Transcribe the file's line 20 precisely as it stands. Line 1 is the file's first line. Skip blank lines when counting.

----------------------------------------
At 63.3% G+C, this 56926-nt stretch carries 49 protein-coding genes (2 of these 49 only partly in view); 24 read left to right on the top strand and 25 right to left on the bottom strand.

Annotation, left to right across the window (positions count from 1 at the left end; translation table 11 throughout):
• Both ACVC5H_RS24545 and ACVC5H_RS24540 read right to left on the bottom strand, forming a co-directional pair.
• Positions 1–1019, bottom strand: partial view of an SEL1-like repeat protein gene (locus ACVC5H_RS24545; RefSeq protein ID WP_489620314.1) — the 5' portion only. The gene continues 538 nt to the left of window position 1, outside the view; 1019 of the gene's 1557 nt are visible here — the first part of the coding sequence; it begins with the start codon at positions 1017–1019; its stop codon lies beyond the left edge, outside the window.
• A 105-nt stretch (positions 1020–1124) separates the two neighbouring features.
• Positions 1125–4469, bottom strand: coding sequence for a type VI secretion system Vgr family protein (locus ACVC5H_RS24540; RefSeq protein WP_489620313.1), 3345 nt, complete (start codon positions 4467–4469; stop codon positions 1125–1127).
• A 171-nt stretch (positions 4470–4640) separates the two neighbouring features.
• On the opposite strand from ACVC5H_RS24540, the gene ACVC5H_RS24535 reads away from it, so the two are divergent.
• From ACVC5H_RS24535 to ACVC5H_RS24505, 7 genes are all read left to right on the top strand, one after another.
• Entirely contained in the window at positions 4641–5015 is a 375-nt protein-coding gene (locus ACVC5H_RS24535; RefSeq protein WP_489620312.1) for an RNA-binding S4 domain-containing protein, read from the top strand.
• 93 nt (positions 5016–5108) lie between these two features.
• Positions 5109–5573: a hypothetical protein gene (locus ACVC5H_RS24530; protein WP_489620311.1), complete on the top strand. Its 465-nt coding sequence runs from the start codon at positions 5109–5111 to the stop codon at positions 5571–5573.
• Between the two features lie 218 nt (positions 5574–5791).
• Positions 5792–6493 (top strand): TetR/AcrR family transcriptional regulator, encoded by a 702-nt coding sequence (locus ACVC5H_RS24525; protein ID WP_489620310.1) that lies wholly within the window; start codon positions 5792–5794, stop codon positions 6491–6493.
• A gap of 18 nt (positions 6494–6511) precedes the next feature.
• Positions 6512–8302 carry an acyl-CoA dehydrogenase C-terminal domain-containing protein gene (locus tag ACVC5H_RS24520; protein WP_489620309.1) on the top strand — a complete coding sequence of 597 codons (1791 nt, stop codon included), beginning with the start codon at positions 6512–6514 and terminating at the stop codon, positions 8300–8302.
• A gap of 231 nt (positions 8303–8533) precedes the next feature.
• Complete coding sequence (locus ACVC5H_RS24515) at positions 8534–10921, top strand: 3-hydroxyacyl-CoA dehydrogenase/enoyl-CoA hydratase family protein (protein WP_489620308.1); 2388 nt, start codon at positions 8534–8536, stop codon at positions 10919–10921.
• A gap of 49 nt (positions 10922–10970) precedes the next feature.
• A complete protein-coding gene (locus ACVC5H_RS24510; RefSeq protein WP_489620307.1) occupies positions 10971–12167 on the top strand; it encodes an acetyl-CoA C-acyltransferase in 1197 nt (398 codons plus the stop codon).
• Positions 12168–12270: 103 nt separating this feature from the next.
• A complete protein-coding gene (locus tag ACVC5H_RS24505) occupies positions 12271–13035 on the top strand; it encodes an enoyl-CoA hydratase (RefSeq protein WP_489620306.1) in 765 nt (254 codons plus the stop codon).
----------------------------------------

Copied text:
• A complete protein-coding gene (locus ACVC5H_RS24510; RefSeq protein WP_489620307.1) occupies positions 10971–12167 on the top strand; it encodes an acetyl-CoA C-acyltransferase in 1197 nt (398 codons plus the stop codon).